Many investors may be surprised to find out that there are still a number of shares trading at large discounts to their intrinsic values. That’s despite the FTSE 100 having reached a record high this year, which has pushed many stocks to higher valuations than they have achieved in recent years. However, that doesn’t mean all companies are overpriced. In fact, here are two stocks which appear to be cheap based on their future prospects. But does that mean they are worth buying today?
Reporting on Monday was service-led niche pharmaceutical developer, Quantum Pharma (LSE: QP). The company announced the disposal of Total Medication Management Services, which is a homecare dispensary and delivery business which trades as Biodose Services. The disposal is another significant step in the transition of the business as it seeks to focus on its core Specials and Niche Pharmaceuticals divisions. The initial cash consideration on disposal will be £1.75m, with a maximum additional contingent consideration of £0.2m.
The sale of the division improves Quantum Pharma’s EBITDA (earnings before interest, tax, depreciation and amortisation) margin by eliminating low-margin turnover. In addition, the company’s remaining divisions have traded ahead of expectations in the early months of the year. The company expects this to offset the majority of the disposed contribution from Biodose Services in the current year.
Looking ahead, Quantum Pharma is expected to report a rise in its bottom line of 31% in the next financial year. Even after today’s 3%+ rise in its share price, this leaves the business trading on a price-to-earnings growth (PEG) ratio of just 0.4. This suggests its capital growth potential is high, which means it may be worth buying for the long term.
Also offering a wide margin of safety at the present time is sector peer Vectura (LSE: VEC). The therapeutic products and drug delivery systems specialist has a strong track record of growth. For example, in the last three years it has been able to increase its bottom line at an annualised rate of around 70%. This shows that its strategy has been working well.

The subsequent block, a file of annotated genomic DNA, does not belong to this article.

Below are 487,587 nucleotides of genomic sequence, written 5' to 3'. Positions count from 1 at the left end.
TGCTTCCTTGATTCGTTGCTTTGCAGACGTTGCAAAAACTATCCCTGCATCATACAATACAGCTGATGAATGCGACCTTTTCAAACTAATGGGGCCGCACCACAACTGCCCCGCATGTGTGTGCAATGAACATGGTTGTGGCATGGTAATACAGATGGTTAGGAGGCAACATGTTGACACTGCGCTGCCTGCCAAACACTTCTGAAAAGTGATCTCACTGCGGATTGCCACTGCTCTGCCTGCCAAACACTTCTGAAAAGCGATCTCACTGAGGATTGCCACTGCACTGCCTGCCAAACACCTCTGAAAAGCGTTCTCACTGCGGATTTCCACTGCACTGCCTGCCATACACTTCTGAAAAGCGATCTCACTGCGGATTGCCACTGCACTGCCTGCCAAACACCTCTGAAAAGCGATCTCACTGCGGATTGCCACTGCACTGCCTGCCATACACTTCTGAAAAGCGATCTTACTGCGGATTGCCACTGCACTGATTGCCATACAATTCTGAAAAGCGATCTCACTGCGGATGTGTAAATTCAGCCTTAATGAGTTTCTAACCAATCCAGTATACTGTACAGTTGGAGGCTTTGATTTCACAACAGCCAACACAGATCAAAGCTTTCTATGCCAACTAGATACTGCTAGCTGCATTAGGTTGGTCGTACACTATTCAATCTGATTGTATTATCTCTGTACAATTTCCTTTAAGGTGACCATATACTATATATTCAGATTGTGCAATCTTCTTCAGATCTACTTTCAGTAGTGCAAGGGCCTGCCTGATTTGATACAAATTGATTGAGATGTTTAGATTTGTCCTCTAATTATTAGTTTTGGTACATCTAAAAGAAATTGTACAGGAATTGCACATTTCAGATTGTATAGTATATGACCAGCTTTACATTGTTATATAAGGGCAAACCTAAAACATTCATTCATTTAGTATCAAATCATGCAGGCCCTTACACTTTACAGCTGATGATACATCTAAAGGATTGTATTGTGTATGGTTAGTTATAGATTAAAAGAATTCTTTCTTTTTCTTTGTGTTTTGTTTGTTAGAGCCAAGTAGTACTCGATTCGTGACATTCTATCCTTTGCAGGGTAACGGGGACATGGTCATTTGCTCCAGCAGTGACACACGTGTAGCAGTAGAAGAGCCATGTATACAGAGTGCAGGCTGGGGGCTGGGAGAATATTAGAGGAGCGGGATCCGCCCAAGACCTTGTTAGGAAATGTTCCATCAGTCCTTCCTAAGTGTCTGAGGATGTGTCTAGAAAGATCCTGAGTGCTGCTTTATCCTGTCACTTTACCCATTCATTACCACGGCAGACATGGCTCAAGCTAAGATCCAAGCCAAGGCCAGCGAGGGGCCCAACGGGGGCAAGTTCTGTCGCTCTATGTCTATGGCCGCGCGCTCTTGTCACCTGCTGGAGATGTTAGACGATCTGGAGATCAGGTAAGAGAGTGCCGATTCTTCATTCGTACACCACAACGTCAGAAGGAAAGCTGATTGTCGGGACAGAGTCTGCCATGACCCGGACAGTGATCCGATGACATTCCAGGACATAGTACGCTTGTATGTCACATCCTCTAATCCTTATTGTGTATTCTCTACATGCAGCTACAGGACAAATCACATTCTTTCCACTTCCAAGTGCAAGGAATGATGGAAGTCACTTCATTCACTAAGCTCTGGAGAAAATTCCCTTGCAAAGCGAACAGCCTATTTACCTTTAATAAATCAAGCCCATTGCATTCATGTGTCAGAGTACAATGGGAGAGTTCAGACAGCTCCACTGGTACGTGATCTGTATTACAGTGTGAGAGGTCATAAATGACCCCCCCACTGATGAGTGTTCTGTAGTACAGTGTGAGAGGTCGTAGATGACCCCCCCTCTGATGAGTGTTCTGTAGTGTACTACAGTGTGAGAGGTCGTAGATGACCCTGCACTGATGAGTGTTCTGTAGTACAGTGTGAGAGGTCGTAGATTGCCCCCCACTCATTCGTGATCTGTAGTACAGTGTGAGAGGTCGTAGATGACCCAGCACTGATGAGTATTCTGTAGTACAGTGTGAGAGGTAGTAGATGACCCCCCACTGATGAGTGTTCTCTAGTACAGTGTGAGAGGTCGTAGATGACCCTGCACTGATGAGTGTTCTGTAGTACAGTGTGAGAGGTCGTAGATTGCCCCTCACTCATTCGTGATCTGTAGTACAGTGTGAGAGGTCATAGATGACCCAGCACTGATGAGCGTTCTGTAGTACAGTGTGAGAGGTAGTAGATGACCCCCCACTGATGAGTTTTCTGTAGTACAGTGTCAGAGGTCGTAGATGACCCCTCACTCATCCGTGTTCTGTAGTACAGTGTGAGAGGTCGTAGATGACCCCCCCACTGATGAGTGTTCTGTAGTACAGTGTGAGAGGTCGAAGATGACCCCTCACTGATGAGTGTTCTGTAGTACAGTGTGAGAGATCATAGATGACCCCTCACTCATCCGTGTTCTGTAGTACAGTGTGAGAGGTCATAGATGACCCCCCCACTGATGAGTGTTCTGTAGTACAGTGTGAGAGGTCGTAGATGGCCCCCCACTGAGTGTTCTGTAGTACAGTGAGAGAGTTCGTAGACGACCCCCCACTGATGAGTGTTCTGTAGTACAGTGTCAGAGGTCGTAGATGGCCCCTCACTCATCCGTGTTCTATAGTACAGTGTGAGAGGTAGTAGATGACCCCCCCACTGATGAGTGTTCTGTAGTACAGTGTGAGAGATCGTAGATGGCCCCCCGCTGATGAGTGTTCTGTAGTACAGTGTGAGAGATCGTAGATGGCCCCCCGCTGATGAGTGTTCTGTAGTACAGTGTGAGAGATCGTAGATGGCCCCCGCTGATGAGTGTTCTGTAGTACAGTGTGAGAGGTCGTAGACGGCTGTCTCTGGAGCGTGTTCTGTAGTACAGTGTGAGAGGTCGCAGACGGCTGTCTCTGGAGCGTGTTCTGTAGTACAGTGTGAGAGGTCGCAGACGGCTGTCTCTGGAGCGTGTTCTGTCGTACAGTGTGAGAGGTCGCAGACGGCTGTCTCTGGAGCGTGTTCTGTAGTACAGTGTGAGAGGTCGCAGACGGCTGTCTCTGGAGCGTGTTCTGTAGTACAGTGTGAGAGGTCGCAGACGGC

Its future growth rate is also highly impressive. The company is forecast to report a rise in its bottom line of 54% next year, which could help to improve investor sentiment after a share price decline of 25% in the last year. One consequence of a disappointing year for its share price is that Vectura now trades on a PEG ratio of 0.3. This indicates that it could offer significant capital growth potential, with a margin of safety present in case there are downgrades to its forecasts.
Clearly, Vectura is a small company which may offer relatively high risks. However, with a substantial discount to its intrinsic valuation it could prove to be a sound long-term buy for less risk-averse investors.
Peter Stephens owns shares of Vectura Group. The Motley Fool UK has no position in any of the shares mentioned. Views expressed on the companies mentioned in this article are those of the writer and therefore may differ from the official recommendations we make in our subscription services such as Share Advisor, Hidden Winners and Pro. Here at The Motley Fool we believe that considering a diverse range of insights makes us better investors.